Review: The Battle for Hearts and Minds–Using Soft Power to Undermine Terrorist Networks (Washington Quarterly Readers) (Paperback)

4 Star, Asymmetric, Cyber, Hacking, Odd War, Diplomacy

Amazon Page
Amazon Page

4.0 out of 5 stars Several excellent contributions, fails to connect to open source intelligence,

April 9, 2006
Alexander T. J. Lennon
This is a pretty good volume from 2003, with a good mix of academics, journalists, and practitioners. The most useful pieces for me personally were on the Broadcasting Board of Governors, which manages the Voice of America.

On balance this is a solid reference on all but two of the aspects of soft power: it completely neglects the importance of getting a grip on historical and cultural reality through open source intelligence (OSINT) and also neglects the strategic bottom line that demands an educated American public that is fully informed about the real world and demanding of intelligent policy choices.

The book certainly does well with the limitations of military power, the importance of nation building, the urgency of having a massive capability to do stabilization and reconstruction operations as needed, and the critical roles that public diplomacy and foreign assistance could, but do not, play in winning hearts and minds.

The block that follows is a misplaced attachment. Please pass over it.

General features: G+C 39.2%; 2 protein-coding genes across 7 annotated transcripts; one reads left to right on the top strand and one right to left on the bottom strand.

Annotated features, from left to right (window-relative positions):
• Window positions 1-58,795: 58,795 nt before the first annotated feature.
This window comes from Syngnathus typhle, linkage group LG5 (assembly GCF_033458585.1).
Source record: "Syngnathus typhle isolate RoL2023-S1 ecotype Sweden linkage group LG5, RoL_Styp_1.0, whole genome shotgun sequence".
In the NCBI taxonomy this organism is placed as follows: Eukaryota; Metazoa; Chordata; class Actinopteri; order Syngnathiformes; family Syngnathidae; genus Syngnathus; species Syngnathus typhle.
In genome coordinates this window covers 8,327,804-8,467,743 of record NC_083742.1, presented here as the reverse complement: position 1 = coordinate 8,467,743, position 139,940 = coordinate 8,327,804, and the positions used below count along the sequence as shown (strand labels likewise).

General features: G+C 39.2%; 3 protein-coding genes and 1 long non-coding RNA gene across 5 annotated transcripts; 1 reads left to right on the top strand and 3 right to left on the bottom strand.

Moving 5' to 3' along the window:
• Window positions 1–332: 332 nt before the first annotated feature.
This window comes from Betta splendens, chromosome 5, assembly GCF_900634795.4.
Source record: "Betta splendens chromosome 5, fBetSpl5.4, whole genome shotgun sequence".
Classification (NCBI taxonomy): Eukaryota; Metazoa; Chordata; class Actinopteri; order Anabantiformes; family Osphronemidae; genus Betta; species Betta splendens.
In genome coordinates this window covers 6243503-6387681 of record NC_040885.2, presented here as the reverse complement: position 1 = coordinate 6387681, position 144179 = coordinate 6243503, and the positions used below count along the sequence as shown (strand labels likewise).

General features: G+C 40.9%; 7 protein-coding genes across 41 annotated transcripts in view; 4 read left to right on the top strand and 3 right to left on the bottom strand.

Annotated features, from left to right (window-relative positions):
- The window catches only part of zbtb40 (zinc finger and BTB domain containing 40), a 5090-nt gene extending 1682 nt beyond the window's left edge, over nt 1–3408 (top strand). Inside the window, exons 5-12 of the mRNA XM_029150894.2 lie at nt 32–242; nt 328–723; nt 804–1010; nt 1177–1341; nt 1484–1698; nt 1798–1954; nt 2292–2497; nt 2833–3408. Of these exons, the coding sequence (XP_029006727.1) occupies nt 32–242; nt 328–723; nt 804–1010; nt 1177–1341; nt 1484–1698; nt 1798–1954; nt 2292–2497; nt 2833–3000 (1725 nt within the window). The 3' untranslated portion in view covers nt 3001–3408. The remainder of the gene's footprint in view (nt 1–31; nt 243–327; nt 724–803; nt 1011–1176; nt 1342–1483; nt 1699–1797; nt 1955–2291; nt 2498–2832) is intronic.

Of special interest to me was the failing report card on the broadcasting board of governors, whose equipment is 30 years old in many cases. I applauded the informed judgement of the author who made the case, based on experience, for keeping the short wave and middle band capabilities that too few understand is essential for Africa and other locations.

Across the book it becomes clear that the US needs to upgrade the Combatant Commanders or mirror them with a civilian coordinator for non-military strategy, power, and resources. As someone who grew up overseas with the U.S. Information Agency (USIA), and served in three Embassies overseas, it is crystal clear to me that we need to double the Department of State, in part by reconstituting USIA as a separate organization, and by placing USIA, the BBG, and a new Open Source Agency (for collecting and making sense of all public information in all languages all the time) in a tight partnership. We need to double and triple aid, develop a peacekeeping from the sea program, as well as the ability to do multiple Berlin Airlifts.

This is a good basic book for anyone thinking seriously about “soft power,” a term popularized by Joe Nye, whose varied books I have reviewed and recommend very highly.

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